Tuesday, January 08, 2008

Proven Wrong
Well, I wasn't as ready as I thought I was. Rather than the expected Obama win at 8.15 or so, it's a few minutes before 11 and he's conceding.

What happened? Who knows, really, but probably some combination of:

  • Independent New Hampshire voters breaking for McCain;

  • Overconfidence by the Obama organizers;

  • The most brilliant rope-a-dope strategy on the part of the Clintons since the Ali-Foreman fight; and

  • The "fuck you, Iowa" effect.

And now? Again, who knows. Two rumors on the tubes (as I will now call the Internet) earlier today were that Obama was in line to receive a union endorsement in Nevada that would have made him the overwhelming favorite in that state's vote, and that Clinton was perilously close to running out of money. She'll be able to raise money now, and that union endorsement--which had been expected Wednesday--is probably being reconsidered even as I sit here.

In that the turnaround gives more people the chance to be involved in the process, this is a good thing for everyone. In that it will ensure that whoever the Democrats nominate will be much more battle-tested than might have been the case had either candidate won the first two contests, that's probably a good thing for the Democrats. In that it raises the hopes of perpetuating the Clinton dynasty, I'm less than thrilled. But life is full of these little disappointments, and after November 2004, I'm pretty certain there's only so much any election defeat can hurt.


Brian said...

"But the race feels over to me now--I'm fully prepared to be proven wrong after polls close tonight, but given the reported record turnout in New Hampshire it's hard to imagine the Obama train was derailed today. "

Ouch, Im kinda surprised that you'd ever call a Clinton dead prematurely but you certainly werent the only one.

David said...

Yup, I was way wrong. Not the first time, not the last.

Of course, the thing about making a million predictions is that your ass is covered in almost any circumstance. For about a year I've been writing that Edwards and Obama (and the others) all had potential to split the "Not Digging Hillary" vote. If you add their two totals together, they whomped her, and I'm pretty confident that most Edwards supporters would prefer Obama.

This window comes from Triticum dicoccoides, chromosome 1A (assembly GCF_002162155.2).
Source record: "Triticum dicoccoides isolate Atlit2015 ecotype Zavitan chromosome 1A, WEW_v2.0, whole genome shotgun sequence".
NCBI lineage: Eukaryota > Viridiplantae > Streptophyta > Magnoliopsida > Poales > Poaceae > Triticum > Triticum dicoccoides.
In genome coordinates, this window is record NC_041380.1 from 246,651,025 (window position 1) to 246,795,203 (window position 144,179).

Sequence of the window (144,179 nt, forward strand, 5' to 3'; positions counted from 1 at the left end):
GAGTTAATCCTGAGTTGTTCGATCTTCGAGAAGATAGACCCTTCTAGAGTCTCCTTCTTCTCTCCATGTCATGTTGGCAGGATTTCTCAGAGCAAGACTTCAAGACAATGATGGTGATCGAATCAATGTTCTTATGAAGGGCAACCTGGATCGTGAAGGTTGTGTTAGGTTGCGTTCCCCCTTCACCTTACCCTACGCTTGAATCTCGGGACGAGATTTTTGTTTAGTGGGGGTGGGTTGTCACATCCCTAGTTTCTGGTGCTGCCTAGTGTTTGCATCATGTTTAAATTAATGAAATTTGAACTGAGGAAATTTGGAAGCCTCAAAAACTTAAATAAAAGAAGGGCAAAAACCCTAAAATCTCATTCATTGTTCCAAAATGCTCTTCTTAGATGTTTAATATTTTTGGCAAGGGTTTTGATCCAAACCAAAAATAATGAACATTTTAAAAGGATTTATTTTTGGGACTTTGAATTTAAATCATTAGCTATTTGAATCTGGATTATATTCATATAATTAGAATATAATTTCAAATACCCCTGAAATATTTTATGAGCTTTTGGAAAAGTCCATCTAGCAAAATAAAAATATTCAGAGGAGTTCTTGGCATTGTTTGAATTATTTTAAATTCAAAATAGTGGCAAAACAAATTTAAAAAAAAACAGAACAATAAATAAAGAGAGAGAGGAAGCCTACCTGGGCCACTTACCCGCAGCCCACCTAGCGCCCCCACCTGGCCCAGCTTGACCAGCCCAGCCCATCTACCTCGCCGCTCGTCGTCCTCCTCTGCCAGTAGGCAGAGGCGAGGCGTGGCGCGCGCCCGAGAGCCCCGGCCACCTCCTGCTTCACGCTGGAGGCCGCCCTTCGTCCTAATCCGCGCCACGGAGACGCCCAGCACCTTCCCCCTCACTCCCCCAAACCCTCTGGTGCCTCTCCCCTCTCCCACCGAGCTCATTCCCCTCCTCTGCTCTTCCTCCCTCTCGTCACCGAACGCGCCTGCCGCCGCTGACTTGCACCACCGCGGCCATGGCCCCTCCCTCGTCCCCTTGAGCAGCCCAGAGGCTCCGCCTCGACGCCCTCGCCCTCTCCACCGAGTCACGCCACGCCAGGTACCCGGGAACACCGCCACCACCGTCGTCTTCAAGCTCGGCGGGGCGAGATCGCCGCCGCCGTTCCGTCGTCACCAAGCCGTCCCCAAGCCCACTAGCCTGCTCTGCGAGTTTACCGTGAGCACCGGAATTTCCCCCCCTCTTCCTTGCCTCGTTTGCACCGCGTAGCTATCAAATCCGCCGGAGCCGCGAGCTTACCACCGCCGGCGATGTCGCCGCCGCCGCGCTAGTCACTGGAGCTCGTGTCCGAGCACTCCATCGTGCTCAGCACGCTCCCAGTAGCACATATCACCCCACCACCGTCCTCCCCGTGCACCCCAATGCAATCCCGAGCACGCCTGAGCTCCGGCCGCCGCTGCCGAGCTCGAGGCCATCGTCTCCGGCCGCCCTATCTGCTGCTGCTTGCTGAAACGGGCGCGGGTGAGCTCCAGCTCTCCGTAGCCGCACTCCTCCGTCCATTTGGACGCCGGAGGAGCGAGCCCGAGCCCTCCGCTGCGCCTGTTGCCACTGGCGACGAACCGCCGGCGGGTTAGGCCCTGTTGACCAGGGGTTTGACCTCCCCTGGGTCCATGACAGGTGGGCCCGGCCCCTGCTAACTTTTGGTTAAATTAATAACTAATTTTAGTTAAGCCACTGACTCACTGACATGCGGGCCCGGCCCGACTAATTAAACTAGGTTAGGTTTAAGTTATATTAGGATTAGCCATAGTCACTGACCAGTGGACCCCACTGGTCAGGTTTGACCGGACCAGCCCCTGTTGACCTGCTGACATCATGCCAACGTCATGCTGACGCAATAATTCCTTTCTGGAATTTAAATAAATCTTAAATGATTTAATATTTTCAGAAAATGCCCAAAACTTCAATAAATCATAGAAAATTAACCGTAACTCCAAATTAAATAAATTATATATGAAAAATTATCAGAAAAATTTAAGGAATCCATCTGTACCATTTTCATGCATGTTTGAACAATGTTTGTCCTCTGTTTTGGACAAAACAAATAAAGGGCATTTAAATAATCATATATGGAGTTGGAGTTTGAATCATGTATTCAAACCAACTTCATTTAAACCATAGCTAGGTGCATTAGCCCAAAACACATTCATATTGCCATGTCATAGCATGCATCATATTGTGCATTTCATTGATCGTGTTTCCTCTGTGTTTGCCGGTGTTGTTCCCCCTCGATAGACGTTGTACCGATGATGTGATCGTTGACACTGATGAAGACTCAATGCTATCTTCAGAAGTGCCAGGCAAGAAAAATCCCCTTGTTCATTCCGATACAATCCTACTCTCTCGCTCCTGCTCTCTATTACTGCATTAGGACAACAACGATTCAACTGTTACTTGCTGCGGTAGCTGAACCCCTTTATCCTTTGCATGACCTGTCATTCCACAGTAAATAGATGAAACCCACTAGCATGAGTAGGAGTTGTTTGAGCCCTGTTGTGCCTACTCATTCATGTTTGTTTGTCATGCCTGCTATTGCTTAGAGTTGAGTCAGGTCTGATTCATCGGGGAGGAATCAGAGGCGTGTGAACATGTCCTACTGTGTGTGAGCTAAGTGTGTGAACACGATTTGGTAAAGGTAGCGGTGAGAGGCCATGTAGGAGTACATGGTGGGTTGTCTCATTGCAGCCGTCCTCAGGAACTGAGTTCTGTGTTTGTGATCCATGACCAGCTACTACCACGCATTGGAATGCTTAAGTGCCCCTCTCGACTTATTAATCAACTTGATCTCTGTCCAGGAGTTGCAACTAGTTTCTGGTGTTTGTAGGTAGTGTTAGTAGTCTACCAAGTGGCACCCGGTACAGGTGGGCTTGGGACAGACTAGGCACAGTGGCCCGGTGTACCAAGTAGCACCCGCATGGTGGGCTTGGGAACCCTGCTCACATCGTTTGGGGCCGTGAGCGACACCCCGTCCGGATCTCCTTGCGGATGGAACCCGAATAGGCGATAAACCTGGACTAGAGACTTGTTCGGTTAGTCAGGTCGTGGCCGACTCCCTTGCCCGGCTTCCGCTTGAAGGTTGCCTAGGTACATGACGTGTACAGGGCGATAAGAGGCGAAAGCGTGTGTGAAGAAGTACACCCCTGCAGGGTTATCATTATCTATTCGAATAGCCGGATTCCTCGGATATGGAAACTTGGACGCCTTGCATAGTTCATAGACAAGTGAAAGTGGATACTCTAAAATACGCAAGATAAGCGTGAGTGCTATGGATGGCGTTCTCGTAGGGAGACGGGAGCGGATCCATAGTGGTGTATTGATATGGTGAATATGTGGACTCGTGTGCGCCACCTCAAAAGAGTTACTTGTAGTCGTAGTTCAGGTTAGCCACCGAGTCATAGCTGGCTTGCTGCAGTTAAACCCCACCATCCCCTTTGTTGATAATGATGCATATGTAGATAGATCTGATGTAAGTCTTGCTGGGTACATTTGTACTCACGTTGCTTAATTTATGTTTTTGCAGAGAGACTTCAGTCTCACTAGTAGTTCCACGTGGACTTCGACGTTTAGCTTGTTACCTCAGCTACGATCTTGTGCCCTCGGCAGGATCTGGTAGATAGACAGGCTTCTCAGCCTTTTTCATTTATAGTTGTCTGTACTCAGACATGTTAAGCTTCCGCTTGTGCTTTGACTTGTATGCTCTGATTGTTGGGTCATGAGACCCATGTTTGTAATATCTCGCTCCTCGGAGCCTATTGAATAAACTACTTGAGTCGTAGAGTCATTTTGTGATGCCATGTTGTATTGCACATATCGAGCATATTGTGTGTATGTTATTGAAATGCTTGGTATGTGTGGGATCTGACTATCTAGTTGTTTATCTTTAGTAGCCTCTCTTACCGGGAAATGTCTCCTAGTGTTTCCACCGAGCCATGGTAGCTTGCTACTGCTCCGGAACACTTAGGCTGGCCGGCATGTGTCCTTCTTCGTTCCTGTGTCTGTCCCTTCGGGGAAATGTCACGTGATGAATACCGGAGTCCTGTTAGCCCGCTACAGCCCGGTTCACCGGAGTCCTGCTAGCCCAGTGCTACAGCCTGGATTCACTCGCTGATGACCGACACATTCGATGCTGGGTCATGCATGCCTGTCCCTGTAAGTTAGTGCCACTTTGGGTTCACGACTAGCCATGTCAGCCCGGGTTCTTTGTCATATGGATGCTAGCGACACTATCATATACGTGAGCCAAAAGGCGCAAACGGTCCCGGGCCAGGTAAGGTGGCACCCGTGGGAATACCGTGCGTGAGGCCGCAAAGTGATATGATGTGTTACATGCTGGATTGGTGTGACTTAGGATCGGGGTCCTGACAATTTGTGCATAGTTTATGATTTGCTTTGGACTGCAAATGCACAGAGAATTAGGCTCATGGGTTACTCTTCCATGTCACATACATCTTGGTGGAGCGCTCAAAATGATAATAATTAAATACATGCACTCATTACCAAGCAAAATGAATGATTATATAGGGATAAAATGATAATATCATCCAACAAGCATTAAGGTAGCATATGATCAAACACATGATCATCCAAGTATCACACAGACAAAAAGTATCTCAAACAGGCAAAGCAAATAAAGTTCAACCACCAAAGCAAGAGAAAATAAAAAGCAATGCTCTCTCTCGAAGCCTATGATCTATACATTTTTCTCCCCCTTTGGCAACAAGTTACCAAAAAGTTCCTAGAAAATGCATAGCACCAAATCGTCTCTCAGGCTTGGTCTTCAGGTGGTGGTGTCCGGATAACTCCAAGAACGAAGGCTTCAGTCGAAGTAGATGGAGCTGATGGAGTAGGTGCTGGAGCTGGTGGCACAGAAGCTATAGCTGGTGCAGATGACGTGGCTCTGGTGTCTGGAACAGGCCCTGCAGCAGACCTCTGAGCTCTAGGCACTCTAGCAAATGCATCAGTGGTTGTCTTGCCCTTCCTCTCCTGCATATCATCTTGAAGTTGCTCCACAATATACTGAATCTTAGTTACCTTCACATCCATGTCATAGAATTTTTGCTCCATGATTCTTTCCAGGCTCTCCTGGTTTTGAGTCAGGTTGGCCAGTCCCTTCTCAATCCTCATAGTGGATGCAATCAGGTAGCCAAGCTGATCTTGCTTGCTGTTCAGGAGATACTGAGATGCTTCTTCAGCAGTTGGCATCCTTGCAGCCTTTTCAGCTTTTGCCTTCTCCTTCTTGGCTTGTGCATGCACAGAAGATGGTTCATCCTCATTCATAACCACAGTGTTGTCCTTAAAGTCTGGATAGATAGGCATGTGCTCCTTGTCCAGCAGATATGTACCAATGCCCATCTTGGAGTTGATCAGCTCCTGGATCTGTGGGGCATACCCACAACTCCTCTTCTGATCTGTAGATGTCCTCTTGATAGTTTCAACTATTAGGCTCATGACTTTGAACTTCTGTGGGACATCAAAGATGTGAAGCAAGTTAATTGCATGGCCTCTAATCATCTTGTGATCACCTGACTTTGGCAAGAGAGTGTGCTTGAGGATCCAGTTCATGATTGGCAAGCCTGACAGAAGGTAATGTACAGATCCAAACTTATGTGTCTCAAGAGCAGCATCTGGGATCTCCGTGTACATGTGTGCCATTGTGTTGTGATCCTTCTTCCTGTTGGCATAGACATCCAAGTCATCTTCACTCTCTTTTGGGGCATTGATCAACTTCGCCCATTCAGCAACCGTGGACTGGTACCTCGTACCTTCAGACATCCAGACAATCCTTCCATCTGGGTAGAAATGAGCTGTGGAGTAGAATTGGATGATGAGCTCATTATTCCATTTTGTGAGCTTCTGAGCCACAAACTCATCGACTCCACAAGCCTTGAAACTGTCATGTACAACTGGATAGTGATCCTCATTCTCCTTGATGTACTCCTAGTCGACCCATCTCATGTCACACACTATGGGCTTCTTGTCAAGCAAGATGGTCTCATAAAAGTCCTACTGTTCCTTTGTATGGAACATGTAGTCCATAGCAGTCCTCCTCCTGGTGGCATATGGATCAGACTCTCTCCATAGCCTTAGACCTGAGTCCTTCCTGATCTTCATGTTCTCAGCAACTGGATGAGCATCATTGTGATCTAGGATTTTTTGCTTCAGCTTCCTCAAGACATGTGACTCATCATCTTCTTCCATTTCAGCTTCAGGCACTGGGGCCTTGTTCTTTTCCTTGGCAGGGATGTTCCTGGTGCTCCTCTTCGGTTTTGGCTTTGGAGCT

The longer both of them stay in, the better her odds become. Given that Edwards has pledged to stay in all the way--he doesn't have much else to do, which helps with this--she could reap the benefits of that split through the whole primary season.

Chris said...

The high turnout is a positive for Obama, not Hilary. The Clinton party should try to suppress voter turnout...because the status quo voter is going for Hilary, while Obama is bringing out a lot of first timers.

David said...

The whole Clinton appeal is so contradictory on its face.

She's the candidate of "loyal Democrats," but is clearly less progressive than Edwards and probably less progressive, given her corporate support, than Obama. Indies disdain her, and the media detests her. Fair or not, those things matter in presidential elections.

Two American prospect writers nailed this last year when they wrote that Clinton is a moderate who is perceived as a liberal. Obama's closer to the opposite, maybe because of that "conservative temperament" that Andrew Sullivan keeps going on about.